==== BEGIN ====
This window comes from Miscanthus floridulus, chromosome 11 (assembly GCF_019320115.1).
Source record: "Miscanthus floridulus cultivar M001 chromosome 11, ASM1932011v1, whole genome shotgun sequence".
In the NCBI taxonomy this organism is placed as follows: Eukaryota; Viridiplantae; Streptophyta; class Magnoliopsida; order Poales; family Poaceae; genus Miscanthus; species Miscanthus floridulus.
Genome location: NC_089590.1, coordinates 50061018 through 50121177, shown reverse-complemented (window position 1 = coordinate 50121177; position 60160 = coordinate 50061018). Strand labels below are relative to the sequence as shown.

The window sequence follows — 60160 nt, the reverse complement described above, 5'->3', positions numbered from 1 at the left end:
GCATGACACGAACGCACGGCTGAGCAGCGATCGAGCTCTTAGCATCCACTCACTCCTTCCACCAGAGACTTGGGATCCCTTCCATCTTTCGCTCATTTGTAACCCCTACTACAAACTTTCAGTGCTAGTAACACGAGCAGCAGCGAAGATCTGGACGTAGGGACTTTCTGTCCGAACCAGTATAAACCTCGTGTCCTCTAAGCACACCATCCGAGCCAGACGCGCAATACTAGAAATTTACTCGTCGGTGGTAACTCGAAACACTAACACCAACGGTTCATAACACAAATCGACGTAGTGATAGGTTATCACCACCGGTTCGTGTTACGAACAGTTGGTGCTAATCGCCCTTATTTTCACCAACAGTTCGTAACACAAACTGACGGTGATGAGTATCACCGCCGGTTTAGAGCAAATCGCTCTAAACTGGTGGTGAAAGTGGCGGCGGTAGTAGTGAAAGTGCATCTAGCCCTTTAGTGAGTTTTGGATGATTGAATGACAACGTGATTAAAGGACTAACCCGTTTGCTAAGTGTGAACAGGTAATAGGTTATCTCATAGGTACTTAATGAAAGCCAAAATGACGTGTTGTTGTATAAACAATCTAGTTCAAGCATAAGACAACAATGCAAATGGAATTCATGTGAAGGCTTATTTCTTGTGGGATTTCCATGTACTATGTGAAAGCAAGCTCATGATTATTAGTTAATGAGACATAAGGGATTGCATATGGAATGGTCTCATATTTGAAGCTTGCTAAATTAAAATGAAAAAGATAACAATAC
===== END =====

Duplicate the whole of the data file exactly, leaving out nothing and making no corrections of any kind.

This window comes from Miscanthus floridulus, chromosome 11 (assembly GCF_019320115.1).
Source record: "Miscanthus floridulus cultivar M001 chromosome 11, ASM1932011v1, whole genome shotgun sequence".
In the NCBI taxonomy this organism is placed as follows: Eukaryota; Viridiplantae; Streptophyta; class Magnoliopsida; order Poales; family Poaceae; genus Miscanthus; species Miscanthus floridulus.
Genome location: NC_089590.1, coordinates 50061018 through 50121177, shown reverse-complemented (window position 1 = coordinate 50121177; position 60160 = coordinate 50061018). Strand labels below are relative to the sequence as shown.

The window sequence follows — 60160 nt, the reverse complement described above, 5'->3', positions numbered from 1 at the left end:
GCATGACACGAACGCACGGCTGAGCAGCGATCGAGCTCTTAGCATCCACTCACTCCTTCCACCAGAGACTTGGGATCCCTTCCATCTTTCGCTCATTTGTAACCCCTACTACAAACTTTCAGTGCTAGTAACACGAGCAGCAGCGAAGATCTGGACGTAGGGACTTTCTGTCCGAACCAGTATAAACCTCGTGTCCTCTAAGCACACCATCCGAGCCAGACGCGCAATACTAGAAATTTACTCGTCGGTGGTAACTCGAAACACTAACACCAACGGTTCATAACACAAATCGACGTAGTGATAGGTTATCACCACCGGTTCGTGTTACGAACAGTTGGTGCTAATCGCCCTTATTTTCACCAACAGTTCGTAACACAAACTGACGGTGATGAGTATCACCGCCGGTTTAGAGCAAATCGCTCTAAACTGGTGGTGAAAGTGGCGGCGGTAGTAGTGAAAGTGCATCTAGCCCTTTAGTGAGTTTTGGATGATTGAATGACAACGTGATTAAAGGACTAACCCGTTTGCTAAGTGTGAACAGGTAATAGGTTATCTCATAGGTACTTAATGAAAGCCAAAATGACGTGTTGTTGTATAAACAATCTAGTTCAAGCATAAGACAACAATGCAAATGGAATTCATGTGAAGGCTTATTTCTTGTGGGATTTCCATGTACTATGTGAAAGCAAGCTCATGATTATTAGTTAATGAGACATAAGGGATTGCATATGGAATGGTCTCATATTTGAAGCTTGCTAAATTAAAATGAAAAAGATAACAATAC